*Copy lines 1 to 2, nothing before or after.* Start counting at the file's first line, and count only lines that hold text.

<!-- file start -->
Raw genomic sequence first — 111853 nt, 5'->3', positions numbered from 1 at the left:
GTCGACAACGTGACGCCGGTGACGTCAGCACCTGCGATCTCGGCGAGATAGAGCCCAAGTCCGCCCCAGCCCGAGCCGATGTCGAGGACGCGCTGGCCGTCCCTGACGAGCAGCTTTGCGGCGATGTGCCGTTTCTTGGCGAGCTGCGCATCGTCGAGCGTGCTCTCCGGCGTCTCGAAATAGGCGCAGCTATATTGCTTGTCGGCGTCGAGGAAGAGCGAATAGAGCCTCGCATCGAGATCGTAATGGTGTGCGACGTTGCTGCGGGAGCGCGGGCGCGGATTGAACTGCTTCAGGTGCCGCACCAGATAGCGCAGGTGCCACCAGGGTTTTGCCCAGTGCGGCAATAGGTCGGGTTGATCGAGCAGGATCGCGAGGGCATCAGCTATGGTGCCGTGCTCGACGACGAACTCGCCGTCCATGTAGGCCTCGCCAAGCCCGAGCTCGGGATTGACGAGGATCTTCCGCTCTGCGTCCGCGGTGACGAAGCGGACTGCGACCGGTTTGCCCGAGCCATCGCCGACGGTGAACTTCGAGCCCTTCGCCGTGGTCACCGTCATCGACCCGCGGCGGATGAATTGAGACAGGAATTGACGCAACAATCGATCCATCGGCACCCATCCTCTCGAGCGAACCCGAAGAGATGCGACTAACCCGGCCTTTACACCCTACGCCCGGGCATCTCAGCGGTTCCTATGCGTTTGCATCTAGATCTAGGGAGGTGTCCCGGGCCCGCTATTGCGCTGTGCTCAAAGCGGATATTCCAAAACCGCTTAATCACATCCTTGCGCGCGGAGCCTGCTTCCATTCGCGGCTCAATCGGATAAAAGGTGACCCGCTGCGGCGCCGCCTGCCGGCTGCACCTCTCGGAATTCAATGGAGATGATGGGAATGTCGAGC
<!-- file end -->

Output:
Raw genomic sequence first — 111853 nt, 5'->3', positions numbered from 1 at the left:
GTCGACAACGTGACGCCGGTGACGTCAGCACCTGCGATCTCGGCGAGATAGAGCCCAAGTCCGCCCCAGCCCGAGCCGATGTCGAGGACGCGCTGGCCGTCCCTGACGAGCAGCTTTGCGGCGATGTGCCGTTTCTTGGCGAGCTGCGCATCGTCGAGCGTGCTCTCCGGCGTCTCGAAATAGGCGCAGCTATATTGCTTGTCGGCGTCGAGGAAGAGCGAATAGAGCCTCGCATCGAGATCGTAATGGTGTGCGACGTTGCTGCGGGAGCGCGGGCGCGGATTGAACTGCTTCAGGTGCCGCACCAGATAGCGCAGGTGCCACCAGGGTTTTGCCCAGTGCGGCAATAGGTCGGGTTGATCGAGCAGGATCGCGAGGGCATCAGCTATGGTGCCGTGCTCGACGACGAACTCGCCGTCCATGTAGGCCTCGCCAAGCCCGAGCTCGGGATTGACGAGGATCTTCCGCTCTGCGTCCGCGGTGACGAAGCGGACTGCGACCGGTTTGCCCGAGCCATCGCCGACGGTGAACTTCGAGCCCTTCGCCGTGGTCACCGTCATCGACCCGCGGCGGATGAATTGAGACAGGAATTGACGCAACAATCGATCCATCGGCACCCATCCTCTCGAGCGAACCCGAAGAGATGCGACTAACCCGGCCTTTACACCCTACGCCCGGGCATCTCAGCGGTTCCTATGCGTTTGCATCTAGATCTAGGGAGGTGTCCCGGGCCCGCTATTGCGCTGTGCTCAAAGCGGATATTCCAAAACCGCTTAATCACATCCTTGCGCGCGGAGCCTGCTTCCATTCGCGGCTCAATCGGATAAAAGGTGACCCGCTGCGGCGCCGCCTGCCGGCTGCACCTCTCGGAATTCAATGGAGATGATGGGAATGTCGAGC